Essay: What is the Cosmic Microwave Background?
In 1965, two young astronomers at Bell Labs discovered an annoying hiss coming from their radio telescope. It turned out to be the Cosmic Microwave Background (CMB): a vast sea of energy left over from the Big Bang, perceptible as a whisper of microwave radiation. Fourteen billion years old, the CMB is the oldest light in the Universe.
The CMB covers the whole sky, but that doesn't make it easy to observe. Since the light waves that make up the Cosmic Microwave Background have stretched so significantly over time, they are no longer visible to the eye and can only be detected by antennas and receivers specially designed to pick up light with long wavelengths, such as microwaves. These antennas are also very, very sensitive to differences in temperature. (Imagine a scale that could measure the weight of an elephant down to a millionth of a gram.) The first evidence of tiny fluctuations in this microwave radiation was found in 1991 by NASA's Cosmic Background Explorer (COBE) satellite. These are represented by hotter (redder) and cooler (green or blue) zones, or blobs, in a map of the CMB.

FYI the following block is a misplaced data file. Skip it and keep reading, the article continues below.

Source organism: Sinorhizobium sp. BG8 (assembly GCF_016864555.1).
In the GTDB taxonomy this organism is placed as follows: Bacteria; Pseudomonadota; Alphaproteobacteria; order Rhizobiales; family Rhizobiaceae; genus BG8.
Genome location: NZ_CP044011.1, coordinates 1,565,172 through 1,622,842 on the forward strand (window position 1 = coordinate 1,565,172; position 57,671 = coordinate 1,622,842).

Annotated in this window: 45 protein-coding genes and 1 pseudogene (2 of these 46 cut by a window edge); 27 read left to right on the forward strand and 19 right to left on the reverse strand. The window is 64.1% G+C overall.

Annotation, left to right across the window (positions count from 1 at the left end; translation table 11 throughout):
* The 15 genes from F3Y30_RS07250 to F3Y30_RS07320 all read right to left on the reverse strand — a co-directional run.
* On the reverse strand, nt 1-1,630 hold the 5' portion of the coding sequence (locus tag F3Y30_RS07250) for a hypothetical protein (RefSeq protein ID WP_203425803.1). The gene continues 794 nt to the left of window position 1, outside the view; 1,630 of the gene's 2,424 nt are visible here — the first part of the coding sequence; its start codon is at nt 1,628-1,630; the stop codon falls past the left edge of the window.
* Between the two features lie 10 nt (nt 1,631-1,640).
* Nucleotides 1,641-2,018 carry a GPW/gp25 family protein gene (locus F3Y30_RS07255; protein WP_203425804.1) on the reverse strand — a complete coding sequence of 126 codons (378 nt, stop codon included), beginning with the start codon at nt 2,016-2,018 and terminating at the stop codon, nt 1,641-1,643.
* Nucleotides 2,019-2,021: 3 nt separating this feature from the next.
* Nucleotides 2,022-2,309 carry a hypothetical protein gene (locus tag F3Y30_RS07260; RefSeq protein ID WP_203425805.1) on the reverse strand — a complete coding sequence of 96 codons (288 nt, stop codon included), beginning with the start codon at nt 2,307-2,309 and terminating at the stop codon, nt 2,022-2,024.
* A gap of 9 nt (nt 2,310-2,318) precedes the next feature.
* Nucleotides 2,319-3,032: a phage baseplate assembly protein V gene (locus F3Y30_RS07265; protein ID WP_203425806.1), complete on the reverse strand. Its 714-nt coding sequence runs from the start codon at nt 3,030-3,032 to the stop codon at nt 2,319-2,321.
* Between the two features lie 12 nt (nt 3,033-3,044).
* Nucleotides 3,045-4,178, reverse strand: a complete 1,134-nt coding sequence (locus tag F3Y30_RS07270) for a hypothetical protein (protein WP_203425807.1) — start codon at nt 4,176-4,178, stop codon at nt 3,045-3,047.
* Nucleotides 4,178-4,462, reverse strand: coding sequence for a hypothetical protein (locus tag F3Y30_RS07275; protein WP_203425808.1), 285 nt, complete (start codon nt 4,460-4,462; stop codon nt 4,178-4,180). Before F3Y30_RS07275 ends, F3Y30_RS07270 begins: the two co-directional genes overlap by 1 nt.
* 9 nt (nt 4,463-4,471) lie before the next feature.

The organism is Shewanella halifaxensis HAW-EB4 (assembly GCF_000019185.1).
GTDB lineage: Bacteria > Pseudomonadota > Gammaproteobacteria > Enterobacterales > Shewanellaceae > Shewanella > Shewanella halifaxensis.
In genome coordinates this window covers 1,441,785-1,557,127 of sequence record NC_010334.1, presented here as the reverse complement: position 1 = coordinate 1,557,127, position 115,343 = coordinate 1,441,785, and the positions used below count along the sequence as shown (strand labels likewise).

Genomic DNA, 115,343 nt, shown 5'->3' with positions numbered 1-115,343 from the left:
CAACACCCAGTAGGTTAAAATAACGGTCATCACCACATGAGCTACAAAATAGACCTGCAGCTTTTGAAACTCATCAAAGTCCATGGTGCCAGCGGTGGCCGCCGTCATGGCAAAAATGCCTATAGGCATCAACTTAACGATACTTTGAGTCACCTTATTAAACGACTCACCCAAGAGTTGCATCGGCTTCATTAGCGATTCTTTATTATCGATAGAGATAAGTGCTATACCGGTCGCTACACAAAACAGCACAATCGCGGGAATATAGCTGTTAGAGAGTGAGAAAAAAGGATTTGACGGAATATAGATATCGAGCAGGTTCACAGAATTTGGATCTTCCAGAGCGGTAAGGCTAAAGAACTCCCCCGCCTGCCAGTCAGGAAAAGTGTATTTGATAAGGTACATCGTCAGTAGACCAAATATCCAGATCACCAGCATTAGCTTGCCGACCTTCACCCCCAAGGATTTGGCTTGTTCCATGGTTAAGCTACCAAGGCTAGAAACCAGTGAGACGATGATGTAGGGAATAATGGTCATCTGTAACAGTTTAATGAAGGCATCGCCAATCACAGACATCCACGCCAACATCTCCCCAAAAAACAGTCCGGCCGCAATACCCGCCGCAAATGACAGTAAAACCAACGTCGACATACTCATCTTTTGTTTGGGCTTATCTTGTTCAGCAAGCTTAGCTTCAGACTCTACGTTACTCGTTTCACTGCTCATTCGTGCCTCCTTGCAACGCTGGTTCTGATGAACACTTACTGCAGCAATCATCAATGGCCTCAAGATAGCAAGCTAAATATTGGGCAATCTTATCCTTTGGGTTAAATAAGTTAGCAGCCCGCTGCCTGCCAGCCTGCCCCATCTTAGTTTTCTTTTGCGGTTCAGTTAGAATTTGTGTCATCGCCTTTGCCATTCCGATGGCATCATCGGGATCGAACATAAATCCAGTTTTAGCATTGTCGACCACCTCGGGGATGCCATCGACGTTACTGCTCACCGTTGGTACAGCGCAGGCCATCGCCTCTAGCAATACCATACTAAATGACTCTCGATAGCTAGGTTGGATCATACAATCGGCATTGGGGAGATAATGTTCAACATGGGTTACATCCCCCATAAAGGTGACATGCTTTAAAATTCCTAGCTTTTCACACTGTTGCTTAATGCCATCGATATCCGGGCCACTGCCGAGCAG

Experts believe that when inflation ended, it had the effect of a rock being tossed into a pond on a calm day. Waves rippled through the young plasma (a soup of matter and radiation that exists only at extraordinarily high temperatures). This cosmic jiggling created hot spots where matter clumped together and cold spots where it was less dense. Matter and radiation were coupled at that time because the photons of light couldn't travel far before getting reabsorbed by the plasma.
When the infant Universe was around 400,000 years old, it had expanded and cooled enough for the radiation to decouple from the matter and stream out into space in all directions. Although the radiation was no longer affected by the behavior of matter, it bore the imprint—the visual fingerprint—of the distribution of matter at the moment of decoupling. That radiation is what we now call the CMB, and it is a snapshot of that moment 400,000 years after the Big Bang when light was first free to travel. Because the denser, hotter areas served as gravitational seeds for future cosmic structures like clusters of galaxies, these temperature fluctuations carry information about the structure of the Universe in its infancy. In cosmological theory, the CMB's temperature fluctuations are the key to understanding today's cool Universe, with all of its spread-out galaxies, in terms of the hot dense plasma that made up the early Universe.